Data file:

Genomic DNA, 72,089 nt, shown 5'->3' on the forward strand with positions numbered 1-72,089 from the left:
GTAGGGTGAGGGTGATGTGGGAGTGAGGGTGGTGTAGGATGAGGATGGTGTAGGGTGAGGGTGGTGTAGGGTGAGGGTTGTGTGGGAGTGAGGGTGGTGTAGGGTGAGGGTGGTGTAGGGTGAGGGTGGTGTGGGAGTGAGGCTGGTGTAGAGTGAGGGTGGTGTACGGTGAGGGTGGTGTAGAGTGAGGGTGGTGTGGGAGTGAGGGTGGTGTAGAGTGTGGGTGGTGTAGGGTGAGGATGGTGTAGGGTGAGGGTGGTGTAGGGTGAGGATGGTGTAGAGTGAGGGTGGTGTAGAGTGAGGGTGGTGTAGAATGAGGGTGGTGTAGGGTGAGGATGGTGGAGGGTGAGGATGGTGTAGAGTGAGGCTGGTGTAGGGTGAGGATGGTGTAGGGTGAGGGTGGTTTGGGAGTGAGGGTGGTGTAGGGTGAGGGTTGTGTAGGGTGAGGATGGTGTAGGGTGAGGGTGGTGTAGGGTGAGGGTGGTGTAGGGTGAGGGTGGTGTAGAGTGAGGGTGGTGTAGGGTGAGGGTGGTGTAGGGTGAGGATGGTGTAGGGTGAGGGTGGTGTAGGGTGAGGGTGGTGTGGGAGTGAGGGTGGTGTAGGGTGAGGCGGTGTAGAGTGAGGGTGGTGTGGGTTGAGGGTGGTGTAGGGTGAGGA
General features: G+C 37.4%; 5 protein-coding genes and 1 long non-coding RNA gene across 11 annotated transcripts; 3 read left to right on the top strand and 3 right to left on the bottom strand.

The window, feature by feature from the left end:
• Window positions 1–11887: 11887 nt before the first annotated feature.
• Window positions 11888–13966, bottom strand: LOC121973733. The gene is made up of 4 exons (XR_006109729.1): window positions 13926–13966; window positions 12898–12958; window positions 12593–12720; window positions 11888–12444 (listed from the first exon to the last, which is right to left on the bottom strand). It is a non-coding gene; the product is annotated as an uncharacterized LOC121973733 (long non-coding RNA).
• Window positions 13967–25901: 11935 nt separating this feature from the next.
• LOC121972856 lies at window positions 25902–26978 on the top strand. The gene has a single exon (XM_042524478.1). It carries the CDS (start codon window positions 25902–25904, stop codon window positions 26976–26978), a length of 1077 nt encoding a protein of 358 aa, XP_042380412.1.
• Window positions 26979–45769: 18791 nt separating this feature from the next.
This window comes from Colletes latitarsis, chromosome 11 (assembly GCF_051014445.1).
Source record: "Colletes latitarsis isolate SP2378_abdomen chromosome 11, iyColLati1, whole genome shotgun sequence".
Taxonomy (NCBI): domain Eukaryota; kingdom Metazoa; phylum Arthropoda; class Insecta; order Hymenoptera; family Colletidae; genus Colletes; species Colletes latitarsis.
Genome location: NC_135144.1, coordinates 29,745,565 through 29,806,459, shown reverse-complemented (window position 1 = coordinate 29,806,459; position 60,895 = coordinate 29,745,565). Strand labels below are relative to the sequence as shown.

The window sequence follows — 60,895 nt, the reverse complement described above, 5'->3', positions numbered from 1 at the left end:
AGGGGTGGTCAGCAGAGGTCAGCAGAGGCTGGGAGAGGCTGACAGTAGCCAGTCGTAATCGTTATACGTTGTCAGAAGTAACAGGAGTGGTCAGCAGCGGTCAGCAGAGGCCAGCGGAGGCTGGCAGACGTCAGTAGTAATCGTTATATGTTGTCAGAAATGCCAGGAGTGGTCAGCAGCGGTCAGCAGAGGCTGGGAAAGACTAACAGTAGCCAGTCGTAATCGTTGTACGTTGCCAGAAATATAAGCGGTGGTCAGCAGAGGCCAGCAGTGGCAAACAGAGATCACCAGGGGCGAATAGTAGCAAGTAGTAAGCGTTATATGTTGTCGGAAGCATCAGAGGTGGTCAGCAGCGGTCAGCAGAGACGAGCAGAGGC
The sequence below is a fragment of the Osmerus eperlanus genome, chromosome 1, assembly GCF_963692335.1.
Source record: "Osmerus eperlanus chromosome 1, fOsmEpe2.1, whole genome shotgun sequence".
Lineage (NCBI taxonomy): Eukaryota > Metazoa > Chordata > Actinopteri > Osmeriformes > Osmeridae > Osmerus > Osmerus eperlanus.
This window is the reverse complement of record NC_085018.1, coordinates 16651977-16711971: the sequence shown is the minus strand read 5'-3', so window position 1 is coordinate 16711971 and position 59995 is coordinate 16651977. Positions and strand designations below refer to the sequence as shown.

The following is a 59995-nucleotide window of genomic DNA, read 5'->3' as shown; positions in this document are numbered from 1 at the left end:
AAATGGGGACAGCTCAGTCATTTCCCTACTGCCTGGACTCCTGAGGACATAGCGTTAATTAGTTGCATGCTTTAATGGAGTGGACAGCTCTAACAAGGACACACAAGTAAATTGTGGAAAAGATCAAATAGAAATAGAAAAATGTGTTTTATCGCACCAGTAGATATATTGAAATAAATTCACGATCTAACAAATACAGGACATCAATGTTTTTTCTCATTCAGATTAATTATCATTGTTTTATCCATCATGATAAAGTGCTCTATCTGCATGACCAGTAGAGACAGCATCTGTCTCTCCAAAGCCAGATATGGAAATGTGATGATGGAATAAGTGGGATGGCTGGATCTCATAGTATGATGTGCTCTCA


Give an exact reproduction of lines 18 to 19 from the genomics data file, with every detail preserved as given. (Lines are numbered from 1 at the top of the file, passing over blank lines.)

Lineage (NCBI taxonomy): Eukaryota > Metazoa > Chordata > Actinopteri > Osmeriformes > Osmeridae > Osmerus > Osmerus eperlanus.
This window is the reverse complement of record NC_085018.1, coordinates 16651977-16711971: the sequence shown is the minus strand read 5'-3', so window position 1 is coordinate 16711971 and position 59995 is coordinate 16651977. Positions and strand designations below refer to the sequence as shown.